FIFA Club World Cup referee makes history by explaining VAR decision to the crowd.

Before the beginning of the FIFA Club World Cup, the football governing body announced that they would be trialling a system which would allow referees in the tournament to use microphones to communicate VAR decisions to fans in the stadium, as well as television audiences watching at home, this aiming to make VAR interventions more understandable for spectators, both in the stadium and via broadcasters.

In this tournament, referees use a stadium-wide intercom to explain VAR decisions over a microphone to fans both at the ground and watching the TV broadcast. Fans can’t hear the conversation between on-field official and VAR officials, but they have an explanation of the decisions if the official opts to do so.

At its Annual Business Meeting held at Wembley Stadium in London on 18 January 2023, The IFAB followed up on the recommendations made by its Football and Technical Advisory Panels in October 2022. It agreed that referees’ live communication of video assistant referee (VAR) related decisions to the public – both in the stadium and via broadcasters – would be trialled for 12 months in international competition and that it would initially be rolled out at the FIFA Club World Cup.

🔜 The trial will continue to the final in Rabat on 11 February, with ongoing discussions regarding a further test at the FIFA U-20 World Cup in Indonesia later this year. Dependent on the outcome of these trials, utilisation at the FIFA Women’s World Cup Australia & New Zealand 2023 in July and August has not been ruled out.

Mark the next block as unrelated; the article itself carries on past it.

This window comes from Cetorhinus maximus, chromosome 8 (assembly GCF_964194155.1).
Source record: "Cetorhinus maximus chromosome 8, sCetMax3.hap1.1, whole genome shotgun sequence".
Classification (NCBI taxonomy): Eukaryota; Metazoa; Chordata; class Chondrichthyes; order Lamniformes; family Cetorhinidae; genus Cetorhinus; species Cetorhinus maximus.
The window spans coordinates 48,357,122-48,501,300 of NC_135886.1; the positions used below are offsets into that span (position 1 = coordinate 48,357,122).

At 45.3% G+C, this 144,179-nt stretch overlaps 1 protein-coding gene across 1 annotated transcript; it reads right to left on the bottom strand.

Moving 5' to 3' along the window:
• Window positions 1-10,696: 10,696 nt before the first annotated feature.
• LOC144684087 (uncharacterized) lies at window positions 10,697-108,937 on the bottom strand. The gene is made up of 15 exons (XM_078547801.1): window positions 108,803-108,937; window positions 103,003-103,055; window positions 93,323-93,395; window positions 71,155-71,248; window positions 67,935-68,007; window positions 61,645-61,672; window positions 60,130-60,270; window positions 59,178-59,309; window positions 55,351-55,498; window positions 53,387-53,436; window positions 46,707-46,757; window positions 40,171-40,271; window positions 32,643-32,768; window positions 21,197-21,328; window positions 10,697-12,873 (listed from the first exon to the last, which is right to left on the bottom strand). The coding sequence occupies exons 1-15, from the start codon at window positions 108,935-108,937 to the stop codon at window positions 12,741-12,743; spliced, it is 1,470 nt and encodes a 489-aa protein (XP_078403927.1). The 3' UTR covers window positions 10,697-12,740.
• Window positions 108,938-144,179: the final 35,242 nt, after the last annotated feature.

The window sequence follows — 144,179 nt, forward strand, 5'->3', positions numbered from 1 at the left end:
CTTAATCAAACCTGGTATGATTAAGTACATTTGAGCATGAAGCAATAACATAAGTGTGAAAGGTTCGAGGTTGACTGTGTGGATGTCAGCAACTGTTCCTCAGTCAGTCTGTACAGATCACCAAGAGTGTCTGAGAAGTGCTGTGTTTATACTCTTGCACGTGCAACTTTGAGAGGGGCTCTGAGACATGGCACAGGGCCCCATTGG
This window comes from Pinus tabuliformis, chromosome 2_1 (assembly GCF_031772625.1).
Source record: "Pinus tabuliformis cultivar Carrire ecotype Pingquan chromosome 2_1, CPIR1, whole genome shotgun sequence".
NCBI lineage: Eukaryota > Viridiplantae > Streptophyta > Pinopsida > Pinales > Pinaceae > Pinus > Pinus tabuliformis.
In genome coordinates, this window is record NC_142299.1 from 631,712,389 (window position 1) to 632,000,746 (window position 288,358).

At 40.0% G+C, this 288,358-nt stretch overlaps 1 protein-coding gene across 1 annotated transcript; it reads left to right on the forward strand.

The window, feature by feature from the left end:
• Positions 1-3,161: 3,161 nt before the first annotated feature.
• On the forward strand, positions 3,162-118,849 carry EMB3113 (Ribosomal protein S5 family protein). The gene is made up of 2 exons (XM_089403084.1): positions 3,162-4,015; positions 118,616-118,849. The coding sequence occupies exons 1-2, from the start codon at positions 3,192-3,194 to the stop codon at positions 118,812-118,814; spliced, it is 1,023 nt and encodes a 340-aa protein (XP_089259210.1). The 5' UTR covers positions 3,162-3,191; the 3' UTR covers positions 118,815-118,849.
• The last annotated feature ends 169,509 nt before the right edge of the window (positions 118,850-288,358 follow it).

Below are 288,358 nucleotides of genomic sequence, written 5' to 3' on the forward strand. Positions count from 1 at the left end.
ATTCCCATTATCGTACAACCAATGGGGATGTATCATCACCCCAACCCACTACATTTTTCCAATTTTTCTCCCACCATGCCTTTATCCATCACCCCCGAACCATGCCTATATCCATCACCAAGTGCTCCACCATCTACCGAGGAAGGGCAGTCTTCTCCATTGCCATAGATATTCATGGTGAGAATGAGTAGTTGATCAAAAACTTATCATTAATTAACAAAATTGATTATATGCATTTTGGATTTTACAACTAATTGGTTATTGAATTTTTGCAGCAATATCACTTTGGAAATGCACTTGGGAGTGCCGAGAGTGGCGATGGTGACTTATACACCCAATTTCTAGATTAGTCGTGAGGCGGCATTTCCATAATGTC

In the past, FIFA has tested technology such as vanishing spray (2013), VAR (2016), and semi-automated offside (2021) at the Club World Cup, as it’s the perfect combination of high-profile visibility with just enough matches to make it a meaningful experiment.

🎙 Pierluigi Collina, FIFA Referees Committee Chairman, stated: “We decided to have this trial because we received some requests to make the decision taken by the referee after a VAR intervention more understandable for all the football stakeholders, namely the spectators at the stadium, or in front of the television.”

The trial is something that global football fans will certainly consider an innovation. However, in some other sports, using such technology to inform fans of decisions by match officials is more common. These explanations have become integral to video replay, providing clarity, context, and rule explanations on replay decisions instead of leaving fans and broadcasters to speculate on what happened.

✅ The first instance of a referee sharing his decision on the mic for the stadium crowd’s benefit happened in the first match of the 2023 FIFA World Cup between Al Ahly and Auckland City on February 1. Let’s see if the tests go as planned and see this as part of football from now on.


Receive SiS weekly newsletter with sport business and innovation news.